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What Is Aromadendrene?

What Is Aromadendrene?

This article was originally published on Leafwell.

Aromadendrene (aka alloaromadendrene) is a sesquiterpenoid and a natural product found in mushrooms of the Melanoleuca genus, Japanese honeysuckle (Lonicera japonica), and sour fruits.

Aromadendrene is also found in cannabis and plays a part in the plant’s anti-inflammatory properties via the entourage effect. This makes aromadendrene potentially very useful for managing chronic pain. Aromadendrene also has anti-cancer and antibacterial properties.

Some suggest that aromadendrene helps tetrahydrocannabinol (THC) pass through the blood-brain barrier (BBB) more readily. Aromadendrene is said to have an earthy, wood-like smell.

What Is Aromadendrene?

Aromadendrene is said to have a moderately earthy and wood-like smell and is often found in eucalyptus trees, guava leaves, pineapple, and cannabis oil. Aromadendrene is a sesquiterpenoid with the molecular formula C15H24. Other sesquiterpenoids, like sativene and sesquiracene, also have the same molecular formula. Sesquiterpenoids are the most diverse class of terpenoids.

Terpenoids are terpenes that contain other functional groups, sometimes containing oxygen. This means that, although related to terpenes, terpenoids are a class of compounds of their own with distinct effects and pharmacology.

Terpenes are considered a subclass of terpenoids. Diterpenes and sesquiterpenes are also terpenoids. Hydrolysis (splitting with water) of intermediates from farnesyl pyrophosphate gives sesquiterpenoids, and hydrolysis of intermediates from geranylgeranyl pyrophosphate gives diterpenoids.

How Aromadendrene Works

Aromadendrene’s efficacy could be due to its structure, which contains:

Various terpenoids in cannabis trigger sensations like smell and taste. Triggering these sensations can elicit specific reactions based on targeted receptor systems. Most terpenes (except the terpene and atypical cannabinoid, beta-caryophyllene) do not, as far as we know so far, interact with the endocannabinoid system (ECS). However, this does not mean terpenes do not affect other receptor systems and contribute to the overall therapeutic effects of cannabis. In the case of aromadendrene, it acts on both serotonin and dopamine receptors and can promote the release of serotonin.

Health Benefits and Uses

Aromadendrene has potential therapeutic uses as an:

Extracts from the leaves (and sometimes fresh leaves) of the plant, Vernonia scorpioides (common names include bitterleaf, ewuro, ndole, and onugbu), have been used topically in traditional medicine for the treatment of various skin problems (e.g., pruritus, or itchy skin), allergies and chronic ulcers. Vernonia scorpioides contains many terpenes and terpenoids, including germacrene D, transcariophilene, limonene, Δ-cardinene, bicyclogermacrene, β-pinene, β-myrcene, α-copaene, α-humulene, polyacetylene, glaucolide, scorpioidin and sesquiterpene lactones alongside aromadendrene.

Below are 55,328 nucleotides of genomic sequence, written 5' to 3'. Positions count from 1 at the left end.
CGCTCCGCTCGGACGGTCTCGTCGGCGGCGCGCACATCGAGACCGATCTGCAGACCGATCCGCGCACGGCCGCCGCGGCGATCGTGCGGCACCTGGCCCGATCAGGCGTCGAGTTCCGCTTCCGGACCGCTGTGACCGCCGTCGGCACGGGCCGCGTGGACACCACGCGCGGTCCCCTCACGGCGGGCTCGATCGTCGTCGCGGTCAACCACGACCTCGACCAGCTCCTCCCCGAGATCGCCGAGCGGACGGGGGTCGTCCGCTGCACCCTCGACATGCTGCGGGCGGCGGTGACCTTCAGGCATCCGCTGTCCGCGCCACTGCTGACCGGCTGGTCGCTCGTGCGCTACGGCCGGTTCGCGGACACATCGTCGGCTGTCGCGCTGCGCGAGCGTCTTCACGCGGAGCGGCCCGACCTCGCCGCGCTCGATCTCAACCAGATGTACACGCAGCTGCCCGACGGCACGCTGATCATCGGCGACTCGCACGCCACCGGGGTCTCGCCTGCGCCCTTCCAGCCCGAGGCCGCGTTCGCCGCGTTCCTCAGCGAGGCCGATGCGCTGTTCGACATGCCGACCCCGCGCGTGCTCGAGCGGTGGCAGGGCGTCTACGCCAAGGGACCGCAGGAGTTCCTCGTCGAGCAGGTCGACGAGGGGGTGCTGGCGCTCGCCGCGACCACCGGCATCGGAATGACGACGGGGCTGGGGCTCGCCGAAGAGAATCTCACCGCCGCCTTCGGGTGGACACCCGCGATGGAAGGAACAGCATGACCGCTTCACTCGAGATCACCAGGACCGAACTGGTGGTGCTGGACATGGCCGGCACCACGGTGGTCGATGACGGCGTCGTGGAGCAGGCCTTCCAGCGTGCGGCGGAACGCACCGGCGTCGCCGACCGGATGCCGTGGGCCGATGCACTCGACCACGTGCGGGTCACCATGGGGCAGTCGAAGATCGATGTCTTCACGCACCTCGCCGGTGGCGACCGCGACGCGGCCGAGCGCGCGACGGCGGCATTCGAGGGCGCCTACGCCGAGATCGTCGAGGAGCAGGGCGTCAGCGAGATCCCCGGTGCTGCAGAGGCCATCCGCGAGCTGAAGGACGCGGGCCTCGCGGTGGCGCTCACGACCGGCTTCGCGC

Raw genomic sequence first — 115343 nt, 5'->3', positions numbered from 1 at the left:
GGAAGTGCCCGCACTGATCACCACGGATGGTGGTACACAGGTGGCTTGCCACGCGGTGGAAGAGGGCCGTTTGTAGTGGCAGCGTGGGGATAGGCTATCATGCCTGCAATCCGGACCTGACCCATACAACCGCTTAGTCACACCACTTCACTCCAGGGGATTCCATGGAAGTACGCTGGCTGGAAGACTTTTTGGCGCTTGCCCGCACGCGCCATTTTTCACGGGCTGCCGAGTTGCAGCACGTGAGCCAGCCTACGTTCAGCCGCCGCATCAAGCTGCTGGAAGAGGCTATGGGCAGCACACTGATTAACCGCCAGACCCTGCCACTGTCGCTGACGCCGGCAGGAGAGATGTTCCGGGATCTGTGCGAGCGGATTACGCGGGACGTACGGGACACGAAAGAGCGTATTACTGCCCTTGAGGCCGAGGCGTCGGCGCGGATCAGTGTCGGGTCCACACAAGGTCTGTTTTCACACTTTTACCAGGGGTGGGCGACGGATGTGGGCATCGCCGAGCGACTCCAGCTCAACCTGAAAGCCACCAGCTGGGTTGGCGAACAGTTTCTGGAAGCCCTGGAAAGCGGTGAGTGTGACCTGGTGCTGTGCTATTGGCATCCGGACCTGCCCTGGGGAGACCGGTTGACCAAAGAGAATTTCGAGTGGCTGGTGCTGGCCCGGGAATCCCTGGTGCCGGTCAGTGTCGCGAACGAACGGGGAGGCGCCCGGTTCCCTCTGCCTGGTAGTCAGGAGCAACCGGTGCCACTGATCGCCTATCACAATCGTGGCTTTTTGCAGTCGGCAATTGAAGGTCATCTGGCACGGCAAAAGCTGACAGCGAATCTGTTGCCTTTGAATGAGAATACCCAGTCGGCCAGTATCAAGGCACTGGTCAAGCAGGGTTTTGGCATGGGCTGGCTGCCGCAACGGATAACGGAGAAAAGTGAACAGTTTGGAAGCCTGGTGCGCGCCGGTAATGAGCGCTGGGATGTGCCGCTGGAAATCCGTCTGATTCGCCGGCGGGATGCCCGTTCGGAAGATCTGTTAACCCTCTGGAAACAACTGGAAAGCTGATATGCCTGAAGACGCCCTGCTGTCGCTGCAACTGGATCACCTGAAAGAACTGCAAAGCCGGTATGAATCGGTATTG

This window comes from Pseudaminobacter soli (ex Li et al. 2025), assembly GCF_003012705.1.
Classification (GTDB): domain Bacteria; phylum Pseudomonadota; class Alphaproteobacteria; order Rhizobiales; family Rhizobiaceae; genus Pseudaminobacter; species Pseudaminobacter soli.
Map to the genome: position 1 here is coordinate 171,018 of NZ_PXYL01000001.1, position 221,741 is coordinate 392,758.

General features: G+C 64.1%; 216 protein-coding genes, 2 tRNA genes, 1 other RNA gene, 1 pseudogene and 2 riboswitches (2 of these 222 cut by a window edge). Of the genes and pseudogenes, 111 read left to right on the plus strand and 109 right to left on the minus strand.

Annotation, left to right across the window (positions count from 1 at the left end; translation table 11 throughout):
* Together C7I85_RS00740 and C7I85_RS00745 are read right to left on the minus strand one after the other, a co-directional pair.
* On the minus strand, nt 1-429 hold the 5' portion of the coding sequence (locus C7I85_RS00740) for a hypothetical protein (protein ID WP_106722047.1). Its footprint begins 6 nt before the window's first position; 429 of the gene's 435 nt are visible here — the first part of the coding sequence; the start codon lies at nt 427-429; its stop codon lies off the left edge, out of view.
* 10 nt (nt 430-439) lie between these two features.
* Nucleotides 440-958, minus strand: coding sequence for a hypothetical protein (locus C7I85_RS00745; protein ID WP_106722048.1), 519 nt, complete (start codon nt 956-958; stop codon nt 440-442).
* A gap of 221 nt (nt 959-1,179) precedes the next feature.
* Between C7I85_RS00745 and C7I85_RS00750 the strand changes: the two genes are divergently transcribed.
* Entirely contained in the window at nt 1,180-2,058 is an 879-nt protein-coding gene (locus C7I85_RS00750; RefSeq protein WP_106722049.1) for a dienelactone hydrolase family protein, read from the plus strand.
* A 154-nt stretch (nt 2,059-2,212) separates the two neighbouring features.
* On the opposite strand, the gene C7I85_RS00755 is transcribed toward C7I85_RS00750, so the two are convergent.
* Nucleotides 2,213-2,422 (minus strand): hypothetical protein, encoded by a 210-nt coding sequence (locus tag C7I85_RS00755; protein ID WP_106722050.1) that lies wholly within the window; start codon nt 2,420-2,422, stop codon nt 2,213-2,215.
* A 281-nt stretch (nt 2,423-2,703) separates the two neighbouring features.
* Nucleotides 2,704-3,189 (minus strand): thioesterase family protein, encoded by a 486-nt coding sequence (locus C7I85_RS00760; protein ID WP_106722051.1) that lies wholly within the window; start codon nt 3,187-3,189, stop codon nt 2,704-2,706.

Frequently Asked Questions

What is aromadendrene used for?

In traditional medicine, extracts from plants containing aromadendrene were used topically to treat various skin conditions, including pruritus, irritation, and acne. It is also an industrial compound used in perfumery and skincare products.

What is aromadendrene found in?

Aromadendrene is commonly found in many plants throughout the world, including cannabis. Some plants with high concentrations of aromadendrene include:

  • Various plants of the Eucalyptus genus, including Eucalyptus globulus (Southern blue gum or blue gum), Eucalyptus radiata (narrow-leaved peppermint or Forth River peppermint), Eucalyptus dives (broad-leaf peppermint or blue peppermint) and Eucalyptus citriodora (lemon-scented gum).
  • Cleome amblyocarpa (spider flower).
  • Plants of the genus Kickxia, such as Kickxia spuria (roundleaf cancerwort or round-leaved fluellen) and Kickxia elatine (sharpleaf cancerwort).

Is aromadendrene good for health?

There is no known evidence that aromadendrene is harmful to health when consumed in fruit, vegetables, or cannabis. However, it is possible to face some adverse effects due to consumption of or overexposure to essential oils containing aromadendrene, such as:

  • Drowsiness.
  • Persistent cough, gagging/choking, shortness of breath, wheezing.
  • Nausea, vomiting, or diarrhea.
  • Skin irritation (skin exposure) and contact dermatitis.
  • Chemical burns.
  • Eye redness, irritation, or pain (eye exposures).
  • In rare instances or after consuming large amounts, slow/shallow breathing, seizures, or coma.

Essential oils can be toxic when consumed or misapplied as they contain high, concentrated doses of terpenes and terpenoids.


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